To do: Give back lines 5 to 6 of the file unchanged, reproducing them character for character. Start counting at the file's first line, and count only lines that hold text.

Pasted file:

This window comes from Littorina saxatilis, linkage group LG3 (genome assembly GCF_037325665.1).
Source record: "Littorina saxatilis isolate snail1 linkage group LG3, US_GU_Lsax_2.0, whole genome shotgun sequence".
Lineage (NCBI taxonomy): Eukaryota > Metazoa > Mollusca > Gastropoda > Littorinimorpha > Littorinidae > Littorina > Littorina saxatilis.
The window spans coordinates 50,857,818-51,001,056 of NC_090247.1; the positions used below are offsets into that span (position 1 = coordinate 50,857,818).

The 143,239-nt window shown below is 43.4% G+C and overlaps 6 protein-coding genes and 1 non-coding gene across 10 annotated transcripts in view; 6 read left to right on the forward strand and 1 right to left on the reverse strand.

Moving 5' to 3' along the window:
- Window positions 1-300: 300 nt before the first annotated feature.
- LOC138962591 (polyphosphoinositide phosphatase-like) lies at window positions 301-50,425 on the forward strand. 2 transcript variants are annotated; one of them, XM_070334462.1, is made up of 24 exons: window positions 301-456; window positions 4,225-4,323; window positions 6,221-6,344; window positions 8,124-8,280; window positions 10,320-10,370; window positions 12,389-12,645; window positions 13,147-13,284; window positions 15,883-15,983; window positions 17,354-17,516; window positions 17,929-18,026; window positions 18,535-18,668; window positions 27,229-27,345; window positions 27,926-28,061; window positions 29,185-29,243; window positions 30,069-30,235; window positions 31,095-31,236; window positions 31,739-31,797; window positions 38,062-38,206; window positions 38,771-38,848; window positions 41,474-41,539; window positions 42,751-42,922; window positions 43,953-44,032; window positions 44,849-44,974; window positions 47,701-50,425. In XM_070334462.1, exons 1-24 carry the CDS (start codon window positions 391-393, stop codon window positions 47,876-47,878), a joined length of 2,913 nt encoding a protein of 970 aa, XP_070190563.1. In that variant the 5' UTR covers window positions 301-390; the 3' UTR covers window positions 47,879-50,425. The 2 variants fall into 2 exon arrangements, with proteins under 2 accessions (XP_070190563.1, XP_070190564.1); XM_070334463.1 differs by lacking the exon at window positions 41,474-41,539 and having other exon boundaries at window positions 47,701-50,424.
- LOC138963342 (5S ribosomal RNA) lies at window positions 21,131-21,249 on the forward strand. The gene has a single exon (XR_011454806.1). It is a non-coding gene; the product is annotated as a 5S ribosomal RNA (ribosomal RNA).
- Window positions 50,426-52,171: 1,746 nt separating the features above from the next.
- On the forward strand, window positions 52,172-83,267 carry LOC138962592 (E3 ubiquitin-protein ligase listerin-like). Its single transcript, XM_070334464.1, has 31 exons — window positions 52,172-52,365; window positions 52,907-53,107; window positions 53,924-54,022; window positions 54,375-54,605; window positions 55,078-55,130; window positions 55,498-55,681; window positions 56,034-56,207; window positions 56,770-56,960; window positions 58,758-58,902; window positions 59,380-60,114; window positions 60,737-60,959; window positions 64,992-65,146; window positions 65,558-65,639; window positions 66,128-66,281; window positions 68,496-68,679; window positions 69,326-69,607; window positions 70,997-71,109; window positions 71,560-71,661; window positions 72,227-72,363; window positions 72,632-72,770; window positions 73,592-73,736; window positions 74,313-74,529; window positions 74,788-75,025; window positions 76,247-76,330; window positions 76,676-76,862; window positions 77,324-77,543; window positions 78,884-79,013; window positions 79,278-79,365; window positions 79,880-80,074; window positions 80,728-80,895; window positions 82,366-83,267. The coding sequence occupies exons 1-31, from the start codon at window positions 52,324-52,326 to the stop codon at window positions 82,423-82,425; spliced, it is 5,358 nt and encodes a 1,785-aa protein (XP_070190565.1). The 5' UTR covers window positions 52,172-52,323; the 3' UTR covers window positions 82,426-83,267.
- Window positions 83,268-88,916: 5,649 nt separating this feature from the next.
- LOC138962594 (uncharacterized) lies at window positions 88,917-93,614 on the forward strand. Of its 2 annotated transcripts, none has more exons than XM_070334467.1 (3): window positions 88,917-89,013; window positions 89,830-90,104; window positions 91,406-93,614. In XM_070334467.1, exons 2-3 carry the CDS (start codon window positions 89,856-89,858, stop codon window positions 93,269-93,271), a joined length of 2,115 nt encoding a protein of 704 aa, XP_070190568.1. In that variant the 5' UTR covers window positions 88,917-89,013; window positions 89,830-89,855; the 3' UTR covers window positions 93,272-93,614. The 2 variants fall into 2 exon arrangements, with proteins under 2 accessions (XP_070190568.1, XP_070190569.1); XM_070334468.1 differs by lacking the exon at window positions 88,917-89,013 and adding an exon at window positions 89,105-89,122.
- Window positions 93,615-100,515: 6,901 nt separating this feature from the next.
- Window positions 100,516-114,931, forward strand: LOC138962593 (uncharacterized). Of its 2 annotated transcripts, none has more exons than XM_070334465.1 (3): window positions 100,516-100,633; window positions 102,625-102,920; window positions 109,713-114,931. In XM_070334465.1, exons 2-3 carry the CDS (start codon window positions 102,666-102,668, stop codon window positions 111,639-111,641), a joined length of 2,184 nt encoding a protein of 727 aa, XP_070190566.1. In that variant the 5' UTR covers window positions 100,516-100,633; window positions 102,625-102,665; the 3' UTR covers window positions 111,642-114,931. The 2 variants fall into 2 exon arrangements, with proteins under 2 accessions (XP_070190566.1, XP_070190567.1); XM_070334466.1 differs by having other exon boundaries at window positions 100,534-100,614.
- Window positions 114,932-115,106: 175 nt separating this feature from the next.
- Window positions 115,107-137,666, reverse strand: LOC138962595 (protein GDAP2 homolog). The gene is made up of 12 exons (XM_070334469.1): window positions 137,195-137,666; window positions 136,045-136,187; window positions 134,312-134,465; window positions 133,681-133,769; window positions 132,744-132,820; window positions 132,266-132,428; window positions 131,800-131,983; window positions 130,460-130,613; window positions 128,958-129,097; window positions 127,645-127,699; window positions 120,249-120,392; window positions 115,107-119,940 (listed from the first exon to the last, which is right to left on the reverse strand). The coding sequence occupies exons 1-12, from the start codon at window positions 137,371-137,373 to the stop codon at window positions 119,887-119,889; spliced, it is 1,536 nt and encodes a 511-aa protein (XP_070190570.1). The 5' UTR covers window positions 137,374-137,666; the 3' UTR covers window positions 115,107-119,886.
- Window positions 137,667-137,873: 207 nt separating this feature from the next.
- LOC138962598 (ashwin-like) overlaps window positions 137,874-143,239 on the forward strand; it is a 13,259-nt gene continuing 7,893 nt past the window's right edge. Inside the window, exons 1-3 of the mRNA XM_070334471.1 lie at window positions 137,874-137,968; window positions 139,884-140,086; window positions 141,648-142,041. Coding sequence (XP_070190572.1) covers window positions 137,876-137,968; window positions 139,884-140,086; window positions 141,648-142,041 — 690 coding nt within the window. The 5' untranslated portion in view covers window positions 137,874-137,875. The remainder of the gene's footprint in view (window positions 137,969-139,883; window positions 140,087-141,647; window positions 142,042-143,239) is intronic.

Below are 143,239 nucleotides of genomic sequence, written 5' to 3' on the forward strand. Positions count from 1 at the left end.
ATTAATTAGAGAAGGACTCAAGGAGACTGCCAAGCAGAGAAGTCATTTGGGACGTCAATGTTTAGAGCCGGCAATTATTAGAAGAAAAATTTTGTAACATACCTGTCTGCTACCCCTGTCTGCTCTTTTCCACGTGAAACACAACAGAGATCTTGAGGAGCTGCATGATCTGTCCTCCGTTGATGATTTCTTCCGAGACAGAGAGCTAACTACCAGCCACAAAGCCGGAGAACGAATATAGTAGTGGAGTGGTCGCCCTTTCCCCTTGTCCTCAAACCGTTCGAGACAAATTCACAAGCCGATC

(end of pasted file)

The 143,239-nt window shown below is 43.4% G+C and overlaps 6 protein-coding genes and 1 non-coding gene across 10 annotated transcripts in view; 6 read left to right on the forward strand and 1 right to left on the reverse strand.

Moving 5' to 3' along the window: